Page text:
Rule of law: Efroni's wars

How the outgoing military advocate-general became the dominant figure shaping Israel’s recent battles and legitimacy fights

Maj. Gen. Danny Efroni, the IDF military advocate-general (photo credit: IDF SPOKESMAN’S UNIT)
Maj. Gen. Danny Efroni, the IDF military advocate-general
(photo credit: IDF SPOKESMAN’S UNIT)
Historians years from now may wonder how the guy who accidentally became the military advocate-general ended up being the most dominant figure of his era in Israel’s wars and in the legitimacy battles with the International Criminal Court.
Prime Minister Benjamin Netanyahu and then-IDF chief-of-staff Lt.-Gen. Benny Gantz were technically in command during the wars where Maj.-Gen. Danny Efroni was the military advocate- general.
But Efroni, especially after the pressure put on Israel following the UN 2009 Goldstone Report on alleged war crimes from the 2008-2009 Gaza war, had outsized power in determining how far the IDF could go in targeting, and in investigating the wars afterward.
Ironically, Efroni, who just stepped down as the military advocate-general last week, was never supposed to hold the post.
If not for political battles around 2010 between defense minister Ehud Barak and IDF chief-of-staff Lt.-Gen. Gabi Ashkenazi, Efroni’s successor, Brig.-Gen. Sharon Afek, likely would have entered the post back in 2012. But Barak saw Afek as too close to Ashkenazi’s military advocate-general, Maj.-Gen. Avichai Mandelblit, and therefore too close to his rival Ashkenazi.
Other major candidates were viewed by Ashkenazi and his supporters in the IDF as too close to Barak.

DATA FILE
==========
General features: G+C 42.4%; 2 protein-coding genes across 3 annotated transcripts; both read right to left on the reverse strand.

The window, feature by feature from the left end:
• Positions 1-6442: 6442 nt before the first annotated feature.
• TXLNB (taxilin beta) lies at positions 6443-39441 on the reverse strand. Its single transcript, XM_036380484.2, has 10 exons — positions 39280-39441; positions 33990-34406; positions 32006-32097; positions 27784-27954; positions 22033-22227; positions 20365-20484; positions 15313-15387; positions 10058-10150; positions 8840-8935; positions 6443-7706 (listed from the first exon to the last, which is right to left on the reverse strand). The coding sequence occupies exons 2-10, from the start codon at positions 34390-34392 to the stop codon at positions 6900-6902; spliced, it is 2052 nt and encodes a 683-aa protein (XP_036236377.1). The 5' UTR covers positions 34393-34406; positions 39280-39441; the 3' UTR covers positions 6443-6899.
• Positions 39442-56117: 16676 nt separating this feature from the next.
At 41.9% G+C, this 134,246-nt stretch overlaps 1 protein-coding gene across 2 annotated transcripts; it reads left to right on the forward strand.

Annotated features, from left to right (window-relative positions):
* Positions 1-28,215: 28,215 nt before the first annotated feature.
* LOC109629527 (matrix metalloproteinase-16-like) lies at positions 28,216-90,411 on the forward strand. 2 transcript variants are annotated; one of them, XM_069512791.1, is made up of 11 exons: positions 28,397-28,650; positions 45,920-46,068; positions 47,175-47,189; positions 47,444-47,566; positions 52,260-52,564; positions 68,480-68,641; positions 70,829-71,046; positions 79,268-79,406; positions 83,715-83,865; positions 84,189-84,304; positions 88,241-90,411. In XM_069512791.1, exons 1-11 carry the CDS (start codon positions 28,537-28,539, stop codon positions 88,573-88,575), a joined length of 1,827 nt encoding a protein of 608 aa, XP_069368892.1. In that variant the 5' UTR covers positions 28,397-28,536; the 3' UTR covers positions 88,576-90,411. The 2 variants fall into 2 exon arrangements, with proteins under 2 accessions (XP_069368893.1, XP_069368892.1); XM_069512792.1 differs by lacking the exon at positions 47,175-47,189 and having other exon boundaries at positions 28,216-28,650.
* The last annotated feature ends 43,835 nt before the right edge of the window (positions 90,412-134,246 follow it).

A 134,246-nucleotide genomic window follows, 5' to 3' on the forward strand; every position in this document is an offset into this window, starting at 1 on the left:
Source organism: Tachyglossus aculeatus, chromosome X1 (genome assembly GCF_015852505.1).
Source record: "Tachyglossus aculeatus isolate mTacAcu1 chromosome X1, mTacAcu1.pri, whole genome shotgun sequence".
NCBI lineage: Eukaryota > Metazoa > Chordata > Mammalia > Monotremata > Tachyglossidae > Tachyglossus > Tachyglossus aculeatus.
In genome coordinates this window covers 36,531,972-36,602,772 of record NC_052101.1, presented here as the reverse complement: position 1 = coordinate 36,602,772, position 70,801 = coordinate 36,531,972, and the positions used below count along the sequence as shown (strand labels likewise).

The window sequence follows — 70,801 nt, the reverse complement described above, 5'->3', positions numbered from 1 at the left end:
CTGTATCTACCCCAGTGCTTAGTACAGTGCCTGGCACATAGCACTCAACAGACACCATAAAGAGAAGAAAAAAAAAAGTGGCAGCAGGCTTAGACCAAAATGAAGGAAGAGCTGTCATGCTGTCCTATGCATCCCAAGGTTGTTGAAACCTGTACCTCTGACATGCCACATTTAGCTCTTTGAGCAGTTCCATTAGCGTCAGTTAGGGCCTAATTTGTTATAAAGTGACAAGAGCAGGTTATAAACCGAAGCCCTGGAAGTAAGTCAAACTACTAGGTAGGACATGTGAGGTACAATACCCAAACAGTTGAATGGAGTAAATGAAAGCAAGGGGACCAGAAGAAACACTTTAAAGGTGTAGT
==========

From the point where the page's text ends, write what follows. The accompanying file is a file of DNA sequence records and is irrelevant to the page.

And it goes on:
Efroni was a compromise candidate who originally had not been on anyone’s short list.
But that was where the accidental nature of his part in the country’s drama ended.
As early as August 2012, Efroni showed unparalleled daring (some say arrogance) in essentially twisting Attorney- General Yehuda Weinstein’s arm into continuing to investigate Ashkenazi in the Harpaz Affair, though Weinstein thought the matter could be closed.
This was bold in that it challenged both a former IDF chief and the attorney- general.
Whatever one thinks of Efroni’s call on the Harpaz Affair – in which it appears that Weinstein will still ultimately close the Ashkenazi file without indictment after two more years of investigating – it set him on a path of being ready to criminally investigate anyone, regardless of the political pressure.
Having known Efroni for over 20 years, a senior legal official who served with him noted that Efroni showed he was extremely professional, a person of integrity unwilling to compromise on his values, and who knew how to be critical of the IDF but also understood the needs of the IDF and was a friend of truth.
This has played a key role in setting the stage for how he has addressed the alleged war crimes controversies from the over 2,100 Palestinians killed by the IDF during the summer 2014 Gaza war.